Did it stop the tantrums? Not straight away. He was too much in the habit of them, and too darned stubborn to give them up straight away. But reminding him that he was creating a situation that got ME a lot of sympathy, while he gained nothing, did cut them short and slowly they lessened. It got so that I could shoot him the death stare - Dragon Dad calls it my 'school teacher look' - and he'd swallow down whatever was about to erupt. 

Cause and effect. Consequences. Hit them with logic. It's really hard to argue against clear logic. 

You want a note for the teacher to excuse the homework not having been done? Really? And WHY wasn't it done? Oh, that's right, you decided, despite reminders, that playing cricket with the neighbourhood kids, followed by mucking around in your room instead of just getting it done was a better option. You'll get into trouble without a note? I'm sure you is that MY problem? It's not my problem, it's your problem. YOU didn't do the homework. I didn't do anything to stop you doing it... YOU made that decision. So YOU need to tell the teacher and deal with whatever she decides is an appropriate consequence. That's not fair? HOW is that not fair? YOUR homework, YOUR decision, YOUR consequence.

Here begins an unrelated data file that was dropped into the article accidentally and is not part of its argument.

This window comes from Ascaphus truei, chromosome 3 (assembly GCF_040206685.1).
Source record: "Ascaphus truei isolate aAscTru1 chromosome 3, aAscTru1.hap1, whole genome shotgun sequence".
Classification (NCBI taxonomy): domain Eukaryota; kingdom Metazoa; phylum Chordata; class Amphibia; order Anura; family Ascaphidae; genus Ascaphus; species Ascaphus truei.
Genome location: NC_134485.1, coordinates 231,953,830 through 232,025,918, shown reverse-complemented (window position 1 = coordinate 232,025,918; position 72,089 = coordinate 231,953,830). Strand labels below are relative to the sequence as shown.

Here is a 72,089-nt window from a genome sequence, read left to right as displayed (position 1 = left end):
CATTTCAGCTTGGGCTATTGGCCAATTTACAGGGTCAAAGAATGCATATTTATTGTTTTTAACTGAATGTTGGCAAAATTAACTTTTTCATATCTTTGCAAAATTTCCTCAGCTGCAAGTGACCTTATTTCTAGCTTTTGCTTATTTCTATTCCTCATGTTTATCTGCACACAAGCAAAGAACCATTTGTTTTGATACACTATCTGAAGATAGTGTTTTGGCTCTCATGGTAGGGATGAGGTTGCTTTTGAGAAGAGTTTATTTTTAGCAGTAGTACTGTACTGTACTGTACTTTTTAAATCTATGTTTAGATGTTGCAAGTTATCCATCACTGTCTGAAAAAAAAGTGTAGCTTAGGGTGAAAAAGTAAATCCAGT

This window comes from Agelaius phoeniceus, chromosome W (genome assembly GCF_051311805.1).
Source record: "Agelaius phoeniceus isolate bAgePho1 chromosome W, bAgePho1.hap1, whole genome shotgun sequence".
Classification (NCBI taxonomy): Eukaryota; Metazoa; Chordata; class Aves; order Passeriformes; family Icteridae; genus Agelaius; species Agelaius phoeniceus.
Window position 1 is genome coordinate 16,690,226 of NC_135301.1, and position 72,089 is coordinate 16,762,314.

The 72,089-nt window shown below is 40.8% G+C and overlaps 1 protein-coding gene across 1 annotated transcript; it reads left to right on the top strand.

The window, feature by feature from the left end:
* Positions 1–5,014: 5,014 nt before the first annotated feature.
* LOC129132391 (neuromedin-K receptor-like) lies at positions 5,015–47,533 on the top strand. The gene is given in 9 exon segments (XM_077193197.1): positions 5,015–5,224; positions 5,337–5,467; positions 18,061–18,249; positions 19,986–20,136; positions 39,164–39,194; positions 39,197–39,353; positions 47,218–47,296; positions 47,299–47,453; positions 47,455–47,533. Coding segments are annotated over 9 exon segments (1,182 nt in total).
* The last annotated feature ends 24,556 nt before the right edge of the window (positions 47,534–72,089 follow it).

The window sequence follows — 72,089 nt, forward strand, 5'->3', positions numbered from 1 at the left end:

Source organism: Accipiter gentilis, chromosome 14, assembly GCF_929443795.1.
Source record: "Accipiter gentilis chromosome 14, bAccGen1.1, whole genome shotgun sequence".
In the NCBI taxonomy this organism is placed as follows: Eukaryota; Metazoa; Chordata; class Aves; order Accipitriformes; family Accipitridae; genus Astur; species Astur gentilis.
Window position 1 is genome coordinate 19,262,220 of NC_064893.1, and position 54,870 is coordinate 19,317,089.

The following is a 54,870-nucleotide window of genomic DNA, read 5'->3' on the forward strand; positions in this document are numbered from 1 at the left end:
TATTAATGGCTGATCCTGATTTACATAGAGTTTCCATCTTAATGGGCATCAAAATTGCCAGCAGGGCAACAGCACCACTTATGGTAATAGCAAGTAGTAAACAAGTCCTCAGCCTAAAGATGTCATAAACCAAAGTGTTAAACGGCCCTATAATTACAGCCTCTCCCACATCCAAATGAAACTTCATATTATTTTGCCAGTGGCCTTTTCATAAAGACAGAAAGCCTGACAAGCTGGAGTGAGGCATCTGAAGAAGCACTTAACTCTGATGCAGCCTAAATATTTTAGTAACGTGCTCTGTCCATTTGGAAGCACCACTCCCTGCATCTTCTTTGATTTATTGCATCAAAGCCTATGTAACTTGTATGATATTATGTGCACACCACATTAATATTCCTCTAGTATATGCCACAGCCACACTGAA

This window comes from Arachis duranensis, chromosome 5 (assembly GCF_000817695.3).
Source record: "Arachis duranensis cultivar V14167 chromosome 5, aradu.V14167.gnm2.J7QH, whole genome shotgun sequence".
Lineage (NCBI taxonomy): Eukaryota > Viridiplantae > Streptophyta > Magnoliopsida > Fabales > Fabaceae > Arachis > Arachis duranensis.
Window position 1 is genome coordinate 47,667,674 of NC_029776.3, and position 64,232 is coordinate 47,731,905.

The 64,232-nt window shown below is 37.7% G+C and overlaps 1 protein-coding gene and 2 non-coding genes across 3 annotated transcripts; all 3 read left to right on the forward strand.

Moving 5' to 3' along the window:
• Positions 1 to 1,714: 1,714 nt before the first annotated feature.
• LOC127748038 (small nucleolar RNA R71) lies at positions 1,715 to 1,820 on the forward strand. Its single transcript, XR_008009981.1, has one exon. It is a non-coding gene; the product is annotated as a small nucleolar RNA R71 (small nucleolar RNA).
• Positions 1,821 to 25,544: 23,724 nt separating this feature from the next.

Logic. It's a beautiful thing.